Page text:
An interesting conversation took place between Helikaon and Gershom. This is the highlight of that conversation-"Osiris is the hero god, the lord of light. Set is his brother, a creature vile and depraved. They are in a constant war to the death. My grandfather told me of them when I was young. He said that we carry Osiris and Set struggling within us. All of us are capable of great compassion and love or hatred and horror. Sadly, we can take joy from both.”
“I know that is true,” said Helikaon. “I felt it as those sailors burned. The memory of it is shameful.” The sentence "Sadly, we can take joy from both”, as does the whole conversation, speaks volumes to me about the grimdark genre and why it plays on a readers emotions so strongly as compared to other works of fantasy. There is a conflict between good and evil, love and hate, which we play out on a daily basis and this conflict is a feature I have seen in most of the grimdark books I have read. While it's obvious grimdark leans heavily toward the "hatred and horror" aspects, they also contain elements of the heroic, and the good.

Recommended for historical fiction, historical fantasy, ancient mythology, and The Iliad and Odyssey fans. Grimdark readers should enjoy this but I recommend they start with the Drenai books first.

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Wednesday, January 22, 2014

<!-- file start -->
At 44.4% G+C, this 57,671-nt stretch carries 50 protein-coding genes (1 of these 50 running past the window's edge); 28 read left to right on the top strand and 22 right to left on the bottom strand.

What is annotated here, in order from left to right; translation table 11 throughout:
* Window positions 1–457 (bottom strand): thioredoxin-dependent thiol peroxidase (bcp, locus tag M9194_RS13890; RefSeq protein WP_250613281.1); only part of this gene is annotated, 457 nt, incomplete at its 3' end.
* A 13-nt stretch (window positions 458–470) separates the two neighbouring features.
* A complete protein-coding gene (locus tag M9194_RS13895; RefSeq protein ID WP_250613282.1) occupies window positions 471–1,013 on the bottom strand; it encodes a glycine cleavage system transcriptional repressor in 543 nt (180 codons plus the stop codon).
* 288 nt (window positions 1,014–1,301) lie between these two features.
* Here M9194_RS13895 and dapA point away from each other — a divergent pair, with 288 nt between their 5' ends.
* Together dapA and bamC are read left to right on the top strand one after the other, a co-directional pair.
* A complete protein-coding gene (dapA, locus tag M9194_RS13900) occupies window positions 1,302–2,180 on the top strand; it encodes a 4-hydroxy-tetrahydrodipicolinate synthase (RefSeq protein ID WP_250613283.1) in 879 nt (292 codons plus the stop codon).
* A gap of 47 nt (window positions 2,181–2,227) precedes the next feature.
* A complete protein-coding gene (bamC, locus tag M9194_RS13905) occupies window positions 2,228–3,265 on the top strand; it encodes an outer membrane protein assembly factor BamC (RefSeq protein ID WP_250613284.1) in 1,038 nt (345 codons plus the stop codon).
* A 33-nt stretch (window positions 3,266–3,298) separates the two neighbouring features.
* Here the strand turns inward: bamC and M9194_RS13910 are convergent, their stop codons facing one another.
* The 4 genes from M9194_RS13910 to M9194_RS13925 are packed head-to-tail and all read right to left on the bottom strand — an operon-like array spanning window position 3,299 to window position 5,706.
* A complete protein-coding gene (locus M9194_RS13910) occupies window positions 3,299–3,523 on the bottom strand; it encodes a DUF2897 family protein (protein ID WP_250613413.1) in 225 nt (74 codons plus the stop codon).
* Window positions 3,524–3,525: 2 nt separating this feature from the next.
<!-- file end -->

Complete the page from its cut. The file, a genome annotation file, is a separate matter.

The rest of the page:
2014 Top 10 Most Anticipated

I should probably complete a best of 2013 list before an anticipated 2014 book list however there were so many to choose from that I have been struggling with the ranking. I am considering just a top 10 with no ranking. My 2014 top 10 anticipated books list is not much easier. There are a ton of amazing looking books coming out this year! I have nearly 50 marked on my Goodreads Fantasy Not Yet Released Shelf. Narrowing it down to 2014 30 Most Anticipated was difficult enough. That being said, here goes.

1) Prince of Fools (The Red Queen's War #1)

Prince of Fools (The Red Queen’s War, #1)
Anyone who knows me or has read this blog should be aware by now that The Broken Empire (Prince of Thorns) is my favorite series and Mark Lawrence is my favorite author. The series ended with Emperor of Thorns, which was the highlight of my year in books. He's back with a brand new trilogy, set in the same world. From the Goodreads blurb-

The Red Queen is old but the kings of the Broken Empire dread her like no other. For all her reign, she has fought the long war, contested in secret, against the powers that stand behind nations, for higher stakes than land or gold. Her greatest weapon is The Silent Sister—unseen by most and unspoken of by all.

The Red Queen’s grandson, Prince Jalan Kendeth—drinker, gambler, seducer of women—is one who can see The Silent Sister. Tenth in line for the throne and content with his role as a minor royal, he pretends that the hideous crone is not there. But war is coming. Witnesses claim an undead army is on the march, and the Red Queen has called on her family to defend the realm. Jal thinks it’s all a rumor—nothing that will affect him—but he is wrong.

After escaping a death trap set by the Silent Sister, Jal finds his fate magically intertwined with a fierce Norse warrior. As the two undertake a journey across the Empire to undo the spell, encountering grave dangers, willing women, and an upstart prince named Jorg Ancrath along the way, Jalan gradually catches a glimmer of the truth: he and the Norseman are but pieces in a game, part of a series of moves in the long war—and the Red Queen controls the board.
I have no doubt this will live up to expectations, which from what I have seen, are insanely high.

2) Words of Radiance (The Stormlight Archives #2)